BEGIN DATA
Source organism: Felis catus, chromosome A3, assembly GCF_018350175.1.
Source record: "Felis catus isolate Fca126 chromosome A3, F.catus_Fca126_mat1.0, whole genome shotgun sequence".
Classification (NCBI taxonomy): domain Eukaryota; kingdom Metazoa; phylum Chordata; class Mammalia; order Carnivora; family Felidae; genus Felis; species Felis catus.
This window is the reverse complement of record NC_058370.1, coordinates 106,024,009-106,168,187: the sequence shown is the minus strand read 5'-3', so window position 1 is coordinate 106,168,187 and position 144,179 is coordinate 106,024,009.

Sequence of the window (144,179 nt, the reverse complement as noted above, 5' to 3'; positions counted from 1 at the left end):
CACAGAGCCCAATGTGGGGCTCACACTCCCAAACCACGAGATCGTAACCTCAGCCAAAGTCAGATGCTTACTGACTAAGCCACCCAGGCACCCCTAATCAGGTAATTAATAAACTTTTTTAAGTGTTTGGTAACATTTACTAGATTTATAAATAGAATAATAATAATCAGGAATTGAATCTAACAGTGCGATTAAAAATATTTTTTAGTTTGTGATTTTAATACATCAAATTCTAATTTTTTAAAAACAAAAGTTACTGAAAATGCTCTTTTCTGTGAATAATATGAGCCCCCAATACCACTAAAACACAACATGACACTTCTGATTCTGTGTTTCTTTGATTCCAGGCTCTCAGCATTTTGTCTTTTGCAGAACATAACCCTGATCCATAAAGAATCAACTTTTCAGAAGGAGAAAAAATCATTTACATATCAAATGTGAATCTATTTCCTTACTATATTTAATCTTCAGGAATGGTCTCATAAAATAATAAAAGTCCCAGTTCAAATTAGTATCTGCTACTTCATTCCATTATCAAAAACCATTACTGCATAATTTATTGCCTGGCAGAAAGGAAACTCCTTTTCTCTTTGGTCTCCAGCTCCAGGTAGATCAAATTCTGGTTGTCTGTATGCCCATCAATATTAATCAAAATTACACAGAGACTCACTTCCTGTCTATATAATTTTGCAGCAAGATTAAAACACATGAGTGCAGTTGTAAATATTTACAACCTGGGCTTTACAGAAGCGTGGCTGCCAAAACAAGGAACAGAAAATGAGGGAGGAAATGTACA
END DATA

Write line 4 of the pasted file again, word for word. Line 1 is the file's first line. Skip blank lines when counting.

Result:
This window is the reverse complement of record NC_058370.1, coordinates 106,024,009-106,168,187: the sequence shown is the minus strand read 5'-3', so window position 1 is coordinate 106,168,187 and position 144,179 is coordinate 106,024,009.